Professional Liability Underwriting Society to Host Regional Symposium in Hong Kong on May 27, 2014: On May 27, 2014, the Professional Liability Underwriting Society (PLUS) will host its 2014 Professional Liability Regional Symposium in Hong Kong. This half-day program will focus on regulatory and corporate fraud issues facing the Asian marketplace. PLUS’s presentation of this event marks the third year that PLUS has hosted a regional educational and networking event in Hong Kong.
The event will be held from 2:00 pm to 6:00 pm on Tuesday May 27, 2014 at the Hong Kong Football Club. The event will be followed by a networking reception. The event program includes several distinguished speakers and panelists. The keynote speakers include Mark Robert Steward, who is a member of Hong Kong’s Securities and Futures Commission and Executive Director with responsibility for the Enforcement Division. The keynote speakers will also include Kenneth Morrison of Mazars CPA Limited and Richard Hancock of NYA International Limited. A full listing of the event speakers and panelists can be found here.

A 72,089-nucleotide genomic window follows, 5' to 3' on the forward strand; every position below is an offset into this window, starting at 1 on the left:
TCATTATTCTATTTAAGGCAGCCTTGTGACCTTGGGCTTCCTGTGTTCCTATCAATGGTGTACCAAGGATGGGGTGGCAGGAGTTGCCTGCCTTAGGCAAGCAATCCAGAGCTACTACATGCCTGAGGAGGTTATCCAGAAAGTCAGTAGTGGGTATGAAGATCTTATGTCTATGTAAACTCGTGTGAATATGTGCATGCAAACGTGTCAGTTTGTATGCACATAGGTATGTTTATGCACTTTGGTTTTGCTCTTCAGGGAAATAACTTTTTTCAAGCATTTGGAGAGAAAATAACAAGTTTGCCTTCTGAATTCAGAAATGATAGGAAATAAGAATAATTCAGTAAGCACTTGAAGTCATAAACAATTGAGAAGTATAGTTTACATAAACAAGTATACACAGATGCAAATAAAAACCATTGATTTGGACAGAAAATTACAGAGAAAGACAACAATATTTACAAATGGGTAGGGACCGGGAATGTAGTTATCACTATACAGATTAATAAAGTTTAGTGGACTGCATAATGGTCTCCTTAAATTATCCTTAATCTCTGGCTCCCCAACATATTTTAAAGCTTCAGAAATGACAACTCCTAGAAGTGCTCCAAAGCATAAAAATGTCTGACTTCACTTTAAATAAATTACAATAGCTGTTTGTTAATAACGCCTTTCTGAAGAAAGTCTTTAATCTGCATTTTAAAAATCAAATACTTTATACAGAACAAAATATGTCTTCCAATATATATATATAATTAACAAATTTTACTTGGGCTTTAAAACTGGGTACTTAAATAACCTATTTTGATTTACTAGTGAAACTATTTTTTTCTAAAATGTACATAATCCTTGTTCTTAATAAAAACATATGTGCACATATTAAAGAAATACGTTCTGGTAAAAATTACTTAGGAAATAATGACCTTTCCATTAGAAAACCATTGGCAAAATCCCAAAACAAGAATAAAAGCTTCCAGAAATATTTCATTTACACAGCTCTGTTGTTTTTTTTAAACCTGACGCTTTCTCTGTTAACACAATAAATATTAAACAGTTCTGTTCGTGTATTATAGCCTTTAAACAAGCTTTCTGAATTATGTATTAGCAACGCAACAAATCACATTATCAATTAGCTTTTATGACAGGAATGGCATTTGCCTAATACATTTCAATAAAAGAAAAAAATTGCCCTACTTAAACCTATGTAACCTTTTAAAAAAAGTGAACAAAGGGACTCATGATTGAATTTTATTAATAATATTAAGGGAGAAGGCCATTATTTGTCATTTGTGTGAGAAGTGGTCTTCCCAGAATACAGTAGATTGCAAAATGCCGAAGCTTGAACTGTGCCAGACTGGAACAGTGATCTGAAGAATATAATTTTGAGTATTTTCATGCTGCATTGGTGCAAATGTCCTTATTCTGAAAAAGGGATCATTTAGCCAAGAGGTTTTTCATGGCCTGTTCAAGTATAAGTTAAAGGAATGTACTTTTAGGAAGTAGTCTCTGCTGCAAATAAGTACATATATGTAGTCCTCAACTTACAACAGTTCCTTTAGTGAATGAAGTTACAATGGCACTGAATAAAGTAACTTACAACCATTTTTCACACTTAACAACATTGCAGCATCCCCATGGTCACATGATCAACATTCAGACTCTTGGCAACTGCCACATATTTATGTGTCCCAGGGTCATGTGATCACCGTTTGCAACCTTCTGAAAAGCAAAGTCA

This annual event has attracted insurance industry professionals, attorneys and many others in the past and the event promises to be well-attended again this year. Industry professionals in Hong Kong and elsewhere throughout the region will not want to miss this important educational and networking event. I strongly urge everyone to join their industry colleagues and to help support PLUS’s efforts to help develop the professional liability community in Hong Kong. Space is limited so registration now is well-advised. To register or for further information, please refer here.